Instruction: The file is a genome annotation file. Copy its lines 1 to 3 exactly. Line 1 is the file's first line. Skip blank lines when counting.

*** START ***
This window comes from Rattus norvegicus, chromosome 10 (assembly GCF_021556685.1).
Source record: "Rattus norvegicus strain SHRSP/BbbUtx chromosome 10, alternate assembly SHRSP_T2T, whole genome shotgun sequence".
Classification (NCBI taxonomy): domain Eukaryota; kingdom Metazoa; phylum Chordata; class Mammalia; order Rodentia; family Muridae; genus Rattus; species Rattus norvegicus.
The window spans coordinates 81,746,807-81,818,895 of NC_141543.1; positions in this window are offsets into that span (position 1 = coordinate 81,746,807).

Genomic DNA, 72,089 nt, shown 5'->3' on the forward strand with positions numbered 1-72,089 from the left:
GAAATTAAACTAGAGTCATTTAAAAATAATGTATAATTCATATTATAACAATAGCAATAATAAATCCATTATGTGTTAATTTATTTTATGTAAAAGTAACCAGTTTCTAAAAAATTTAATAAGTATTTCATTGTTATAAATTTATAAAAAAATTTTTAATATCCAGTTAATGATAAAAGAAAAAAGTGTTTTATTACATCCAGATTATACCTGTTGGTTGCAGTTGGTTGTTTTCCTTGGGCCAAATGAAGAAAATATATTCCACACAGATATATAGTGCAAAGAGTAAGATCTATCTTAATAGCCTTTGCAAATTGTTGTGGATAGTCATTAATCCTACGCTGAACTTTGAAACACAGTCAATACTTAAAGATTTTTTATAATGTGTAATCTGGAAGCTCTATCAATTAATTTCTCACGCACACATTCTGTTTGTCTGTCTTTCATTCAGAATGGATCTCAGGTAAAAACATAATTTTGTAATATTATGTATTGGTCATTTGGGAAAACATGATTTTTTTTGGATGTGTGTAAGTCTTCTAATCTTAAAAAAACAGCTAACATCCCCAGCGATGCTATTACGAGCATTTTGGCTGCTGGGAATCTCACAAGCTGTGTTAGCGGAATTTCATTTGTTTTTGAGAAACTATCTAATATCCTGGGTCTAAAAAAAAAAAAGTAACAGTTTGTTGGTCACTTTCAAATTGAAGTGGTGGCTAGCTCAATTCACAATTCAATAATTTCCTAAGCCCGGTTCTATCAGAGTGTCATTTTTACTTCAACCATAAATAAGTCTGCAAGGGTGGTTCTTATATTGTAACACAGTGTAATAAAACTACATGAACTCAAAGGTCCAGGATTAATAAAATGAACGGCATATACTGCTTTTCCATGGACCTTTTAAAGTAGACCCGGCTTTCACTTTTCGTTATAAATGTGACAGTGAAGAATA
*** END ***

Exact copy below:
This window comes from Rattus norvegicus, chromosome 10 (assembly GCF_021556685.1).
Source record: "Rattus norvegicus strain SHRSP/BbbUtx chromosome 10, alternate assembly SHRSP_T2T, whole genome shotgun sequence".
Classification (NCBI taxonomy): domain Eukaryota; kingdom Metazoa; phylum Chordata; class Mammalia; order Rodentia; family Muridae; genus Rattus; species Rattus norvegicus.